It’s no surprise that British soldiers composed a song about the Battle of Bunker Hill, as quoted yesterday. After all, they won the fight, and then they had several months in Boston to fill. What’s surprising is that the song was printed and preserved...
From: Boston 1775 on 2 Jul 2014

Benjamin Russell Saved from Lightning

Benjamin Russell (1761-1845) was the publisher of the Columbian Centinel, Boston’s most powerful Federalist newspaper, and an employer or mentor of many printers in the early republic. He had great influence in state politics and even held political...
From: Boston 1775 on 3 Jun 2014

Notes on Post Tags Search

By default, this searches for any categories containing your search term: eg, Tudor will also find Tudors, Tudor History, etc. Check the 'exact' box to restrict searching to categories exactly matching your search. All searches are case-insensitive.

This is a search for tags/categories assigned to blog posts by their authors. The terminology used for post tags varies across different blog platforms, but WordPress tags and categories, Blogspot labels, and Tumblr tags are all included.

This search feature has a number of purposes:

1. to give site users improved access to the content EMC has been aggregating since August 2012, so they can look for bloggers posting on topics they're interested in, explore what's happening in the early modern blogosphere, and so on.

2. to facilitate and encourage the proactive use of post categories/tags by groups of bloggers with shared interests. All searches can be bookmarked for reference, making it possible to create useful resources of blogging about specific news, topics, conferences, etc, in a similar fashion to Twitter hashtags. Bloggers could agree on a shared tag for posts, or an event organiser could announce one in advance, as is often done with Twitter hashtags.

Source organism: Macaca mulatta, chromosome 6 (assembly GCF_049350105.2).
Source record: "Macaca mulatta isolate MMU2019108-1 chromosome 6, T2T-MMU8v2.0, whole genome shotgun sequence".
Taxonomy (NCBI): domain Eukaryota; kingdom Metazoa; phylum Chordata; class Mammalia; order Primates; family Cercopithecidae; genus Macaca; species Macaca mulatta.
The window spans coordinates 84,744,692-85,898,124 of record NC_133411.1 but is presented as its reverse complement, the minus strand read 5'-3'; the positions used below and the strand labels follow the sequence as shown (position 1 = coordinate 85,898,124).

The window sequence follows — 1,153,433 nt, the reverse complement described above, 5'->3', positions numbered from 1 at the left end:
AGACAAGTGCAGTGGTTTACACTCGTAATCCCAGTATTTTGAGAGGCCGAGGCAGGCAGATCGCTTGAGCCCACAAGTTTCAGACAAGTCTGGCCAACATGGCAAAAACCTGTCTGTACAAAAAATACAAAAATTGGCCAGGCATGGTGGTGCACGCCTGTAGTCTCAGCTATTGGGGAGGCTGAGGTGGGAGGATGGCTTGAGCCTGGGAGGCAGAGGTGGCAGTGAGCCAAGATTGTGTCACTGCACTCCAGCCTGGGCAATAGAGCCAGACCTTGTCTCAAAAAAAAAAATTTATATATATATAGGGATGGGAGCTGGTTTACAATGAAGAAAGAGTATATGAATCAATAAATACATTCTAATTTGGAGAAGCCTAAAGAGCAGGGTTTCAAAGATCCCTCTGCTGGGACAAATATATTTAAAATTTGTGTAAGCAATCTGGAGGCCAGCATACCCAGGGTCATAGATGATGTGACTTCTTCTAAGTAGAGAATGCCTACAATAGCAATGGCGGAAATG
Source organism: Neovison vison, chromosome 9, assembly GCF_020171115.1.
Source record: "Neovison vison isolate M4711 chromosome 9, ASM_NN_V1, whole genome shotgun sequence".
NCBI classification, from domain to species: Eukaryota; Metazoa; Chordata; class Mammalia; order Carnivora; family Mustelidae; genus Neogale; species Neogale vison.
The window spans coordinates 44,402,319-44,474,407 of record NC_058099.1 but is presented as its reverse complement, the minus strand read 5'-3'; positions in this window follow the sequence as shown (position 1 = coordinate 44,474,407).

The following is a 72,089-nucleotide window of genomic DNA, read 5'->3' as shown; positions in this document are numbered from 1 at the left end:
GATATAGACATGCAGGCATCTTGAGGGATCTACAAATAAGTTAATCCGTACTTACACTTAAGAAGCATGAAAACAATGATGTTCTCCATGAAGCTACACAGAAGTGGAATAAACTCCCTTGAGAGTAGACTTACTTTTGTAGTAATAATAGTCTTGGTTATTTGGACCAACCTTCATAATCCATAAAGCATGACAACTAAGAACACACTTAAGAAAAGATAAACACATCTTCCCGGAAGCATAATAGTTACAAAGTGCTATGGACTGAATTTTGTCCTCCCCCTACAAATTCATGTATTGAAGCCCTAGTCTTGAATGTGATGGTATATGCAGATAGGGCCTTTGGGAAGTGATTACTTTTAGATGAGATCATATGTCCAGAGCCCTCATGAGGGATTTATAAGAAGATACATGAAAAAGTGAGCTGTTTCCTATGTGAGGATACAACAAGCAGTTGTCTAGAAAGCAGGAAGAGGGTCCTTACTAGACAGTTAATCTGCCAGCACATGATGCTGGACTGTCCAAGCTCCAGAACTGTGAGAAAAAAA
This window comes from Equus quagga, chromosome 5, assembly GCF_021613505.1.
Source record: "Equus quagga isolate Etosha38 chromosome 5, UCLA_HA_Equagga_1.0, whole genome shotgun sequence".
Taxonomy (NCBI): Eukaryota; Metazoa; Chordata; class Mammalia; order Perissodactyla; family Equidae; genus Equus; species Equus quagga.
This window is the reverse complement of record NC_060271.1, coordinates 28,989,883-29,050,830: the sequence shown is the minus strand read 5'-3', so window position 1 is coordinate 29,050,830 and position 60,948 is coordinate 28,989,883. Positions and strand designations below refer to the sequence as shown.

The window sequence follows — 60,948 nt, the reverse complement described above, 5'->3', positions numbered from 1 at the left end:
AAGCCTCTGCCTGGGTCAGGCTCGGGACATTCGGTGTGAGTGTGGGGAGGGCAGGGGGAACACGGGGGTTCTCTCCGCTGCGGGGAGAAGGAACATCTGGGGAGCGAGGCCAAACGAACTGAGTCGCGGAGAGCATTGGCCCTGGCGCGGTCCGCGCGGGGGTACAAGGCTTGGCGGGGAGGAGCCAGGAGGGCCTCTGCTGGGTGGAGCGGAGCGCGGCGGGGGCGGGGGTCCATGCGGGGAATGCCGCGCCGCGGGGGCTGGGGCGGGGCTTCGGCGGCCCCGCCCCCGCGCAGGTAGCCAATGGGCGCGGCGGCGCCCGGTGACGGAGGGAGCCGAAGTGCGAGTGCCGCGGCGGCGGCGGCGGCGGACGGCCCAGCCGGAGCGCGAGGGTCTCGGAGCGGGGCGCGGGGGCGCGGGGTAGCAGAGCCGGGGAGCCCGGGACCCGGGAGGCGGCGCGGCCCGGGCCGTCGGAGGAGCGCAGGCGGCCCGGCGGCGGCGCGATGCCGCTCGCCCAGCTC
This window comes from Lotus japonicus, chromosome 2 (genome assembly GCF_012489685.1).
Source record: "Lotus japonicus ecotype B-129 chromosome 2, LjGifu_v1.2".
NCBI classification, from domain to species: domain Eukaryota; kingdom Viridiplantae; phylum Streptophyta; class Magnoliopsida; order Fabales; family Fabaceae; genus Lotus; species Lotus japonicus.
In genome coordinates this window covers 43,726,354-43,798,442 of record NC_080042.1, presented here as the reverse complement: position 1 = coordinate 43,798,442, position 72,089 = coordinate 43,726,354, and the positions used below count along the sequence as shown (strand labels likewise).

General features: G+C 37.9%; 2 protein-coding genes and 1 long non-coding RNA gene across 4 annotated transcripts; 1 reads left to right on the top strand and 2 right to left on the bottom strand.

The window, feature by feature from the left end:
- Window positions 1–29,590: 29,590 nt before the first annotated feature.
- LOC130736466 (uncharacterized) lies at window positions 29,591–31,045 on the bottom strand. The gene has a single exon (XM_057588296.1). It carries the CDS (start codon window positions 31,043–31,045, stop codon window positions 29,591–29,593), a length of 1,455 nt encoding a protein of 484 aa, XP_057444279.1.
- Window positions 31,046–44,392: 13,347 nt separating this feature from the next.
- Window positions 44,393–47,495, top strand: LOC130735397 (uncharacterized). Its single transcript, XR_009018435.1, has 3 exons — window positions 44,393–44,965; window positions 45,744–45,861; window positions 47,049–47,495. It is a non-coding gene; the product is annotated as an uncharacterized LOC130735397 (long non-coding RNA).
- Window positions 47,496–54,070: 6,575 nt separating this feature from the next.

Caveats and Work in Progress

This does not search post content, and it will not find any informal keywords/hashtags within the body of posts.

If EMC doesn't find any <category> tags for a post in the RSS feed it is classified as uncategorized. These and any <category> 'uncategorized' from the feed are omitted from search results. (It should always be borne in mind that some bloggers never use any kind of category or tag at all.)

This will not be a 'real time' search, although EMC updates content every few hours so it's never very far behind events.

The search is at present quite basic and limited. I plan to add a number of more sophisticated features in the future including the ability to filter by blog tags and by dates. I may also introduce RSS feeds for search queries at some point.

Constructing Search Query URLs

If you'd like to use an event tag, it's possible to work out in advance what the URL will be, without needing to visit EMC and run the search manually (though you might be advised to check it works!). But you'll need to use URL encoding as appropriate for any spaces or punctuation in the tag (so it might be a good idea to avoid them).

This is the basic structure:

http://emc.historycarnival.org/searchcat?s={search term or phrase}

For example, the URL for a simple search for categories containing London:

http://emc.historycarnival.org/searchcat?s=london

The URL for a search for the exact category Gunpowder Plot:

http://emc.historycarnival.org/searchcat?s=Gunpowder%20Plot&exact=on

In this more complex URL, %20 is the URL encoding for a space between words and &exact=on adds the exact category requirement.

I'll do my best to ensure that the basic URL construction (searchcat?s=...) is stable and persistent as long as the site is around.